If you find a stray cat…
Before taking any steps towards looking after a stray cat it is important to check and make sure that it is in fact a stray. Cats are naturally resourceful creatures and can be independent of their owners. Whilst there are many cats who love lots of attention and cuddles, never roaming far from their owner’s side, there are other cats who are quite happy wandering through fields and gardens.
Quite often cats who appear to be stray are in fact much loved pets of people in neighbouring areas. Before deciding that a cat is stray it is important to check whether it is wearing a collar (this might also give the name and address of the cat’s owners). If the cat is looking well fed and yet is not wearing a collar it could still be a far roaming pet. In this instance the cat may well go home of his own accord.
If he doesn’t, or if there is a risk that he may become injured (for instance if he is found wandering by a busy road) please call us on 01252 334 644 for further advice.
If you find an injured cat…
If the cat is seriously injured, take the cat to the nearest vet immediately. All vets will provide emergency care for any animal involved in a road traffic accident.
Alternatively, please call the RSPCA on 0300 1234 999 who will be able to assist further.
If you need to rehome your cat…
If you are unable to look after your cat any more, please contact us on 01252 334 644 or email firstname.lastname@example.org. Please note that the email and phone line are manned by volunteers, but rest assured we will get back to you as soon as possible.
Please also note that due to very limited fostering resources, it is highly unlikely that we will be able to take in the cat straight away, as we always have a waiting list of cats to come into care.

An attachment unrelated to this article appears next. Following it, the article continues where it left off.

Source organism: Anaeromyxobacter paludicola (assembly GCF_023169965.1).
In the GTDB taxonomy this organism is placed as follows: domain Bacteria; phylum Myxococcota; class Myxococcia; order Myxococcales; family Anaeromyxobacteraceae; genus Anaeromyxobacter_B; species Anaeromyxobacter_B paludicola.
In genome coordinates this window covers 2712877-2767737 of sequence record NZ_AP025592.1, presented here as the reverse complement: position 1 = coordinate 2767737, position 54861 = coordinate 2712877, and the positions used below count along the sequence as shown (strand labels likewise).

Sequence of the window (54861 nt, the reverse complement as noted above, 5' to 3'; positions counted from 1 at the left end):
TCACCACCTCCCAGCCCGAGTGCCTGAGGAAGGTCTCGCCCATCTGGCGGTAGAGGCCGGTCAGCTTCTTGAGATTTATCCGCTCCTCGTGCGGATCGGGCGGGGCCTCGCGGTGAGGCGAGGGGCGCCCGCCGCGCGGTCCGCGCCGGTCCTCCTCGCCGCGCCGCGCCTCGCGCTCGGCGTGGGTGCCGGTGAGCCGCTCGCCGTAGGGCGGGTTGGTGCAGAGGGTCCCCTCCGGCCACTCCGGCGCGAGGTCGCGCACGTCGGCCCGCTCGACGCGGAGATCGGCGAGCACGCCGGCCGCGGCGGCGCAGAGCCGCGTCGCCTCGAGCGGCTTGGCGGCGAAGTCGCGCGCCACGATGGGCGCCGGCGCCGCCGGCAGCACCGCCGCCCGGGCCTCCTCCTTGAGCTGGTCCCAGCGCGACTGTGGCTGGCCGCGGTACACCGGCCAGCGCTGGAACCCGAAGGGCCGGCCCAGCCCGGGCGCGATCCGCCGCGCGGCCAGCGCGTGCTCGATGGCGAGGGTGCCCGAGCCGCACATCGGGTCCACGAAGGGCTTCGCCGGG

Where appropriate we can also arrange for the cat to be rehomed without being taken into our care first (‘direct homing’). This is generally preferable for the cat, as it is much less stressful for them, and of course it also helps to ease our resources to help with emergency situations.
If you need help with vet bills…
If you are unable to afford veterinary care for your cat, please contact the following charities who may be able to offer assistance:
The Blue Cross – http://www.bluecross.org.uk
PDSA – http://www.pdsa.org.uk
If you want help with the cost of neutering your cat…
Neutering vouchers are available to persons on low incomes or benefits who need help with the costs of getting their cat neutered. The voucher values are £20 for male cats, and £26 for female cats. If you feel you qualify for help, please complete the neutering assistance application form here.
See also the Neutering page for more information on the benefits of having your cat neutered.
If you need general cat care advice…
The National Cat Centre at Cats Protection offers a helpline answering general queries about cat care (non-veterinary related). It is open Monday to Friday, 9am-5pm.
You can phone the helpline on 03000 12 12 12, alternatively you can submit a question to the national CP helpline by emailing email@example.com.
Before contacting the helpline, we do suggest that you search the main Cats Protection website thoroughly, as it provides plenty of useful information about caring for your cat.